Prescient Business Consulting
This blog post has been produced for the Greater Birmingham Chambers of Commerce as part of the 2020 Growth Through People campaign.
Growth Through People is the Chamber’s annual campaign aiming to help local firms boost productivity and grow through improved leadership and people management skills. In 2020 this involves 8 free workshops taking place between 2nd March and 27th March, culminating in a full-day Growth Through People conference on 2nd April. In addition, throughout the campaign the Chambers will be publishing thought leadership podcasts, videos and blog content such as this.
Thanks to our Headline Sponsors – Prime Accountants Group, Aston University, Curium Solutions and CIPD - all workshops are free to attend. Interested readers can find out more and register to attend Growth Through People workshops here, and the Growth Through People conference here.
Working conditions and environments are constantly changing. In the modern world, we face growing expectations and employees - whilst juggling demanding lifestyles and family needs - are often working longer hours in roles which are becoming increasingly more complex and challenging.
All of these factors can have a huge effect on people’s mental health and as a result, it impacts on their ability to perform well in their jobs.
According to a report by the Organisation for Economic Co-operation and Development (OECD), mental ill-health costs the British economy £94bn a year, of which, nearly half of these costs - £42bn - are indirect costs related to lower employment and productivity.
In our region alone, the West Midlands Combined Authority (WMCA) reported that a staggering £1.7 billion is lost each year due to poor workplace wellbeing and its impact on productivity - including 4.1 million working days lost due to the mental ill-health of employees. Locally, nationally and internationally, these alarming ﬁgures are set to continue rising.
This sends a very clear message of the greater need to prioritise the promotion of good mental health and wellbeing practices. But what do we really mean by ‘wellbeing’?
Wellbeing isn’t just one thing or a one-time initiative - it’s a holistic approach to our overall health. It’s about encouraging people to make small yet manageable and sustainable changes to existing routines and lifestyle choices to ensure that our bodies at functioning at their optimum emotionally, physically and mentally.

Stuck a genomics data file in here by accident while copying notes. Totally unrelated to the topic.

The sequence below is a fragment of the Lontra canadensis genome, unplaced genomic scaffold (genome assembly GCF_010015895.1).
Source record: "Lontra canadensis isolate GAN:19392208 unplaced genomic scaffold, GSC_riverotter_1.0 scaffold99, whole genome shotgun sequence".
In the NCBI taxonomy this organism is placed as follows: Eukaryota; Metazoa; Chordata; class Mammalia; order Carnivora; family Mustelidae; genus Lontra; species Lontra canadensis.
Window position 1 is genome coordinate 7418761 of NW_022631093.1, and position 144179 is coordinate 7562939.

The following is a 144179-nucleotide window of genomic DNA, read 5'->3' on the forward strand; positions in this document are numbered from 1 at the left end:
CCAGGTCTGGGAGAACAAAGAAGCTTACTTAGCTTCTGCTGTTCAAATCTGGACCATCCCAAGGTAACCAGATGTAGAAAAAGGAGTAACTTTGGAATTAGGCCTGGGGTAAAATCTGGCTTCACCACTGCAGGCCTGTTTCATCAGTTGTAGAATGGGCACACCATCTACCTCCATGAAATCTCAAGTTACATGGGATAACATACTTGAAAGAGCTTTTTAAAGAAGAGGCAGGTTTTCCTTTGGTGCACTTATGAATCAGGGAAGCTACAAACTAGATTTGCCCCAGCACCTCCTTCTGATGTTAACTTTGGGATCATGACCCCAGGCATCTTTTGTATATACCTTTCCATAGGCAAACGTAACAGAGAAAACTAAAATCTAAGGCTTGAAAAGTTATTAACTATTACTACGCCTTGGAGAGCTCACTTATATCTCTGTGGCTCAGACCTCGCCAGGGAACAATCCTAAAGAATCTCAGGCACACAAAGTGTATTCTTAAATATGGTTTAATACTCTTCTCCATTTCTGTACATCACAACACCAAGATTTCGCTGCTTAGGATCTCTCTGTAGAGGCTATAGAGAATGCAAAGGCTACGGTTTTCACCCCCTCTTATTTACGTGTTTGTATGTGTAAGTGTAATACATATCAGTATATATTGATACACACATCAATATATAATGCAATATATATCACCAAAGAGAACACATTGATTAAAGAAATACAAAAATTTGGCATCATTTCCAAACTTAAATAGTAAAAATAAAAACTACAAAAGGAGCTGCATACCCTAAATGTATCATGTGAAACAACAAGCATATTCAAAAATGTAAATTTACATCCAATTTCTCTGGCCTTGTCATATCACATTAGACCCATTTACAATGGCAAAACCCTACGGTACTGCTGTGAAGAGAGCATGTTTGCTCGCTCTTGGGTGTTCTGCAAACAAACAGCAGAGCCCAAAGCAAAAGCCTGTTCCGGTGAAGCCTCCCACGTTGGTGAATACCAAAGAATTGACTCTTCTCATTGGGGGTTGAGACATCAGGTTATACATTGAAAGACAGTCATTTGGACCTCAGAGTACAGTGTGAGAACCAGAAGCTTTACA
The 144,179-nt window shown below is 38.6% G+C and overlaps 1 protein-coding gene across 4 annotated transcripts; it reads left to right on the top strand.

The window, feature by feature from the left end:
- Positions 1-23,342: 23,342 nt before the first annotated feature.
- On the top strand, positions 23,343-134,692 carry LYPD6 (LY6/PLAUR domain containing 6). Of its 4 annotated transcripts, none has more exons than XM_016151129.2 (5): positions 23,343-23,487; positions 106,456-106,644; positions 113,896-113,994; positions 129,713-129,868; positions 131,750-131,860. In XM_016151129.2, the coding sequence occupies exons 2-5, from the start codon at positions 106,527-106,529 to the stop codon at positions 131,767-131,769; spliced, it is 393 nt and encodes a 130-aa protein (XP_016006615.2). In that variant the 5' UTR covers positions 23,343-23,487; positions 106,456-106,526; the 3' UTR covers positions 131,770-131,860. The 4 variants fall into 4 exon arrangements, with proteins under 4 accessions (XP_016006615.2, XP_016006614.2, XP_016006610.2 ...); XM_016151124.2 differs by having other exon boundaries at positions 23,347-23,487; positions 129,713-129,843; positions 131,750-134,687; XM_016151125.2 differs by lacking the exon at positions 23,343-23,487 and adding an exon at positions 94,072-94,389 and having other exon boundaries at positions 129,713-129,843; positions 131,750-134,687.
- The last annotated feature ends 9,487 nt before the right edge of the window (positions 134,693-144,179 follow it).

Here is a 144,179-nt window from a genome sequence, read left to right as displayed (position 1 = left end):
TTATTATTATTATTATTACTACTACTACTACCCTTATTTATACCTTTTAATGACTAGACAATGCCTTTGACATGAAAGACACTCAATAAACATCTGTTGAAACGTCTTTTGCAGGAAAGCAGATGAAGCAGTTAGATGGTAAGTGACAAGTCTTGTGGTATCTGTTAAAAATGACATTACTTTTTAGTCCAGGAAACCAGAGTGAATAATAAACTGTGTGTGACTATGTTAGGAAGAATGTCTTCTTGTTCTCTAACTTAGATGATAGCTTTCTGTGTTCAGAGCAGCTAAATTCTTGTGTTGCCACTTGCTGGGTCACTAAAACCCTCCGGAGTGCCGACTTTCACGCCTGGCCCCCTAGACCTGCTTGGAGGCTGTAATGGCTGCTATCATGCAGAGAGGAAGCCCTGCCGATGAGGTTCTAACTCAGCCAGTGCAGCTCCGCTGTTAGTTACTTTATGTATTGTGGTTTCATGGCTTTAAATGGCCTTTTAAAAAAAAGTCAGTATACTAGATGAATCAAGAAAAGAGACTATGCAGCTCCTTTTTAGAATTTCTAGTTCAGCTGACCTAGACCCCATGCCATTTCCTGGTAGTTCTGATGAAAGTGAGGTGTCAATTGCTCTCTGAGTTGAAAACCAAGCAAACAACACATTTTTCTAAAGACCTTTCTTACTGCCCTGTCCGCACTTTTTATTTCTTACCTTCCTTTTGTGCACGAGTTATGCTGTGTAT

Although wellbeing impacts many aspects of our lives, the workplace is an ideal setting for interventions. Not only can employers influence the physical and psychological wellbeing of their employees, they find that in doing so, they help to boost attendance, productivity and engagement levels.
If as employers we can encourage and support our employees, managers and leaders to adopt healthy wellbeing practices in the workplace – enabling them to recharge themselves every day in the same way we do our mobile phones – we are building resilience and increasing the capacity for people to remain healthier and happier. People are able to manage the challenging conditions within their work and have greater ability to recover more quickly from difficulties – boosting productivity and leading to reduced absenteeism and presenteeism, as well as lowering sickness costs.
What’s more, people who feel valued and can see that an organisation is taking a genuine and proactive approach towards improving their wellbeing, are more likely to join and stay with that organisation, leading to greater talent attraction and retention.
So, what steps can we start taking to improve employee wellbeing? (and we don’t mean just a daily 10k steps challenge!)
Most of us know that physical activity is an important component of keeping healthy but because wellbeing is multi-faceted, we must make sure that other equally important areas, such as mental health, nutrition and sleep, are not overlooked or neglected.
Having employee champions is a great way of ensuring wellbeing becomes part of the culture within the workplace. They can help to recognise and highlight those employees who have demonstrated efforts to improve their physical, mental and emotional wellbeing - rewarding them with cards and certificates (or, if you have the budget, small gifts) to celebrate the successes – as well as sharing best practice within the organisation to inspire other employees. After all, not only does this makes the employees efforts feel worthwhile and valued, but gratitude itself is an important aspect of wellbeing. Focusing on the positives in your life and what you appreciate helps to reduce feelings of frustration and regret - increasing joy and building mental resilience – making us healthier and happier professionally and personally. Win win!
Partner – HR & Culture
Prescient Business Consulting